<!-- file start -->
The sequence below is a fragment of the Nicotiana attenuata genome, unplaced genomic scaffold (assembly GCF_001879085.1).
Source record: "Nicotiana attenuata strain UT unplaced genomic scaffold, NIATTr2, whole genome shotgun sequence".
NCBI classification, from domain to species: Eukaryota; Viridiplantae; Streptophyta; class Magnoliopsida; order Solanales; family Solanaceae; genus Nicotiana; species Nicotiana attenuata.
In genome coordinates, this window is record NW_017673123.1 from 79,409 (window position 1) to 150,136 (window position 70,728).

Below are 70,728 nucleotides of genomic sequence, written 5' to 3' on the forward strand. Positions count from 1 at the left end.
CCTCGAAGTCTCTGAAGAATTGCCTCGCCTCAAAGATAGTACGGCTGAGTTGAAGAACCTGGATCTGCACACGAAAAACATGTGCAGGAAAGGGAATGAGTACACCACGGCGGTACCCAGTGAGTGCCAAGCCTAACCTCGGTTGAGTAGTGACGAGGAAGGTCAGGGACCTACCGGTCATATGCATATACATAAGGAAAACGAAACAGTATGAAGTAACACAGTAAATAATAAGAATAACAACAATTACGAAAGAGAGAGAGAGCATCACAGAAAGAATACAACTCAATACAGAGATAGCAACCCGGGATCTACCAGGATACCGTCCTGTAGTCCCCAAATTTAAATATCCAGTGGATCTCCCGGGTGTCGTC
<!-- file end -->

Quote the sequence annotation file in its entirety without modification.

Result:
The sequence below is a fragment of the Nicotiana attenuata genome, unplaced genomic scaffold (assembly GCF_001879085.1).
Source record: "Nicotiana attenuata strain UT unplaced genomic scaffold, NIATTr2, whole genome shotgun sequence".
NCBI classification, from domain to species: Eukaryota; Viridiplantae; Streptophyta; class Magnoliopsida; order Solanales; family Solanaceae; genus Nicotiana; species Nicotiana attenuata.
In genome coordinates, this window is record NW_017673123.1 from 79,409 (window position 1) to 150,136 (window position 70,728).

Below are 70,728 nucleotides of genomic sequence, written 5' to 3' on the forward strand. Positions count from 1 at the left end.
CCTCGAAGTCTCTGAAGAATTGCCTCGCCTCAAAGATAGTACGGCTGAGTTGAAGAACCTGGATCTGCACACGAAAAACATGTGCAGGAAAGGGAATGAGTACACCACGGCGGTACCCAGTGAGTGCCAAGCCTAACCTCGGTTGAGTAGTGACGAGGAAGGTCAGGGACCTACCGGTCATATGCATATACATAAGGAAAACGAAACAGTATGAAGTAACACAGTAAATAATAAGAATAACAACAATTACGAAAGAGAGAGAGAGCATCACAGAAAGAATACAACTCAATACAGAGATAGCAACCCGGGATCTACCAGGATACCGTCCTGTAGTCCCCAAATTTAAATATCCAGTGGATCTCCCGGGTGTCGTC